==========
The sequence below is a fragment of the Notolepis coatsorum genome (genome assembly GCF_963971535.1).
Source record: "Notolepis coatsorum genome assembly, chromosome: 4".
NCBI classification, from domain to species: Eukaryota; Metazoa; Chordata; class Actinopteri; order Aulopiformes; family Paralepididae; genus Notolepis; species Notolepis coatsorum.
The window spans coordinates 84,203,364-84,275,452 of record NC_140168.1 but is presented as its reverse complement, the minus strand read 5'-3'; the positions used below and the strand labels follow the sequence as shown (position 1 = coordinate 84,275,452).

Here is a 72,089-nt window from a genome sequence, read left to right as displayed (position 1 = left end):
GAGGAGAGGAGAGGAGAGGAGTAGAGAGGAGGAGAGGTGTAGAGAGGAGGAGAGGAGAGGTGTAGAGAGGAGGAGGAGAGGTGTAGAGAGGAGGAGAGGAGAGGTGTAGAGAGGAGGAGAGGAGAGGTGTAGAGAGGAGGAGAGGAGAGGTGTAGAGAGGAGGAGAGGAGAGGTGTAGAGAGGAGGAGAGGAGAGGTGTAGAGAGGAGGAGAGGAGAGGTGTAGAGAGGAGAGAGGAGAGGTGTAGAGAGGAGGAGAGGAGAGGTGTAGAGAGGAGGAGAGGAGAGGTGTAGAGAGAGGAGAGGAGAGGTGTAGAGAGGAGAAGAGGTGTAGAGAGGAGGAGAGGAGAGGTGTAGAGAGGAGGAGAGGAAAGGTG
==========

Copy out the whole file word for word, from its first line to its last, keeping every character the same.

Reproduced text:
The sequence below is a fragment of the Notolepis coatsorum genome (genome assembly GCF_963971535.1).
Source record: "Notolepis coatsorum genome assembly, chromosome: 4".
NCBI classification, from domain to species: Eukaryota; Metazoa; Chordata; class Actinopteri; order Aulopiformes; family Paralepididae; genus Notolepis; species Notolepis coatsorum.
The window spans coordinates 84,203,364-84,275,452 of record NC_140168.1 but is presented as its reverse complement, the minus strand read 5'-3'; the positions used below and the strand labels follow the sequence as shown (position 1 = coordinate 84,275,452).

Here is a 72,089-nt window from a genome sequence, read left to right as displayed (position 1 = left end):
GAGGAGAGGAGAGGAGAGGAGTAGAGAGGAGGAGAGGTGTAGAGAGGAGGAGAGGAGAGGTGTAGAGAGGAGGAGGAGAGGTGTAGAGAGGAGGAGAGGAGAGGTGTAGAGAGGAGGAGAGGAGAGGTGTAGAGAGGAGGAGAGGAGAGGTGTAGAGAGGAGGAGAGGAGAGGTGTAGAGAGGAGGAGAGGAGAGGTGTAGAGAGGAGGAGAGGAGAGGTGTAGAGAGGAGAGAGGAGAGGTGTAGAGAGGAGGAGAGGAGAGGTGTAGAGAGGAGGAGAGGAGAGGTGTAGAGAGAGGAGAGGAGAGGTGTAGAGAGGAGAAGAGGTGTAGAGAGGAGGAGAGGAGAGGTGTAGAGAGGAGGAGAGGAAAGGTG